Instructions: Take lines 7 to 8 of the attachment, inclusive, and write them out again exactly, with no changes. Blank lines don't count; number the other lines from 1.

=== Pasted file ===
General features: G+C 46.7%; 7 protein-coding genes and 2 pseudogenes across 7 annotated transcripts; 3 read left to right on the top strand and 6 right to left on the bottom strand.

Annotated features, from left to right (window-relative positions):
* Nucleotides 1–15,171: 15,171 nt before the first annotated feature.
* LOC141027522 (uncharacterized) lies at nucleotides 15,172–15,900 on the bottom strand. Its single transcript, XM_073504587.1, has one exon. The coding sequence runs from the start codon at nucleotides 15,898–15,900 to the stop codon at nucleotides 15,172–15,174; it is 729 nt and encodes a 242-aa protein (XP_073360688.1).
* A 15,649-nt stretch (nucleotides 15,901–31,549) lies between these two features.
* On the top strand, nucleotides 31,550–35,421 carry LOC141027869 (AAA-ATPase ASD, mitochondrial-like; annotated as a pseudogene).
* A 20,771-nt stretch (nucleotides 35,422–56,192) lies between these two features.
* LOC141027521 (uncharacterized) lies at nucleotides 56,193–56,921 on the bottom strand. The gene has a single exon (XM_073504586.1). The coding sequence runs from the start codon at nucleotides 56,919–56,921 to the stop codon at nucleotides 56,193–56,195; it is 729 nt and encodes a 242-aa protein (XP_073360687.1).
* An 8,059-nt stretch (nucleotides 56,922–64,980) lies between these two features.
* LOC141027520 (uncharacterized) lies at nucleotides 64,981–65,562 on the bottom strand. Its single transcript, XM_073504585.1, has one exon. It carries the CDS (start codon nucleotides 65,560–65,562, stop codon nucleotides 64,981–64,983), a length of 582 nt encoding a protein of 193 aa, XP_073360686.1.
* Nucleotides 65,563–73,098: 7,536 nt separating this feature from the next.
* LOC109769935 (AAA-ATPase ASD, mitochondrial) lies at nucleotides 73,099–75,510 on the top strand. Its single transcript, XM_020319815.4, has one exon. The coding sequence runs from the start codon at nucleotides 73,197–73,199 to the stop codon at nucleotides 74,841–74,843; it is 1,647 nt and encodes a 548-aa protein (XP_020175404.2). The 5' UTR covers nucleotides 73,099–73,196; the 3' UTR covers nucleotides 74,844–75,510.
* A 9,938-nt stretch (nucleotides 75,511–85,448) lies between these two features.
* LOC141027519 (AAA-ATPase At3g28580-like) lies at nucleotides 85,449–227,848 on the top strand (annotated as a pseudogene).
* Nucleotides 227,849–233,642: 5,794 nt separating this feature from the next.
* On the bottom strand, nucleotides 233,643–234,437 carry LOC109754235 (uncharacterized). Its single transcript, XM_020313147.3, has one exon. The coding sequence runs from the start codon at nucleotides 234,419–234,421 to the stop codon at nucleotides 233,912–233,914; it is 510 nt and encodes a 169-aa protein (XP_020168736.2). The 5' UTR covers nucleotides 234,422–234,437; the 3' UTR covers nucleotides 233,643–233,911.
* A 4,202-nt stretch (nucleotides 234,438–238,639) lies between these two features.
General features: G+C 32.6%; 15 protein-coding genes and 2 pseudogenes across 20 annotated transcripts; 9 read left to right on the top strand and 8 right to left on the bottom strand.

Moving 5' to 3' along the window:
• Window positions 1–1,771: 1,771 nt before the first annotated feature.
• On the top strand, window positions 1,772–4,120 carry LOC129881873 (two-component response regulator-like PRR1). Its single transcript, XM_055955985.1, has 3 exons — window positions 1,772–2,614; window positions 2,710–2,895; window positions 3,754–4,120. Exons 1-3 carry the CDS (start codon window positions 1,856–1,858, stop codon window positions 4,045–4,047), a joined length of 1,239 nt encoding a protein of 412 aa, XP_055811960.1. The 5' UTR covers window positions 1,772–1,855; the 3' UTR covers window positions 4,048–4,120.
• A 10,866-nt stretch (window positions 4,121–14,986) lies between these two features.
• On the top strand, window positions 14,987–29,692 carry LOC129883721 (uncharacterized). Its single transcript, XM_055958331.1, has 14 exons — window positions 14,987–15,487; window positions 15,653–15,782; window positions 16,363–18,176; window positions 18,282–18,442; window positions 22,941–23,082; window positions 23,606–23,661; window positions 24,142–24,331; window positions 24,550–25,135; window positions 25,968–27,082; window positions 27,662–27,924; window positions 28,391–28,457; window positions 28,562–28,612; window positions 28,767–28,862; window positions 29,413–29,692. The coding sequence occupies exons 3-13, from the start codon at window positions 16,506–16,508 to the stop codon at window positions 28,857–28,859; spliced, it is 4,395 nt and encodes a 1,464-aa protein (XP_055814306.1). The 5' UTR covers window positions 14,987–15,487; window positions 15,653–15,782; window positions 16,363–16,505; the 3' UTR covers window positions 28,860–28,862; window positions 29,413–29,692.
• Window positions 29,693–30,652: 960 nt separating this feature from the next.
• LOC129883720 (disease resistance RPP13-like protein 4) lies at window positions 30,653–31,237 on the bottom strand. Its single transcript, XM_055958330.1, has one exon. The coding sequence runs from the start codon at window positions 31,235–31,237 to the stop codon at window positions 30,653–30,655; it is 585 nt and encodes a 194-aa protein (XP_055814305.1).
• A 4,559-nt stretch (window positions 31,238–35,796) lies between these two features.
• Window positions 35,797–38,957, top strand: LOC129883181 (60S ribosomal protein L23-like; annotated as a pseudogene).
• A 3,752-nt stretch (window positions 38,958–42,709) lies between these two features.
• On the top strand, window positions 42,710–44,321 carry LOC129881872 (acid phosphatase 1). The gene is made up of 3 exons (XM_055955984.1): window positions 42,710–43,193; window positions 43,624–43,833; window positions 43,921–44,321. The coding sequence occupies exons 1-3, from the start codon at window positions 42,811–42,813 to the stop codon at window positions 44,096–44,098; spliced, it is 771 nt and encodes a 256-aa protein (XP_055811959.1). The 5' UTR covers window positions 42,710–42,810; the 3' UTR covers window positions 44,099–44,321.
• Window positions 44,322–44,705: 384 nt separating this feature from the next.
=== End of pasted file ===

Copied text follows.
* A 20,771-nt stretch (nucleotides 35,422–56,192) lies between these two features.
* LOC141027521 (uncharacterized) lies at nucleotides 56,193–56,921 on the bottom strand. The gene has a single exon (XM_073504586.1). The coding sequence runs from the start codon at nucleotides 56,919–56,921 to the stop codon at nucleotides 56,193–56,195; it is 729 nt and encodes a 242-aa protein (XP_073360687.1).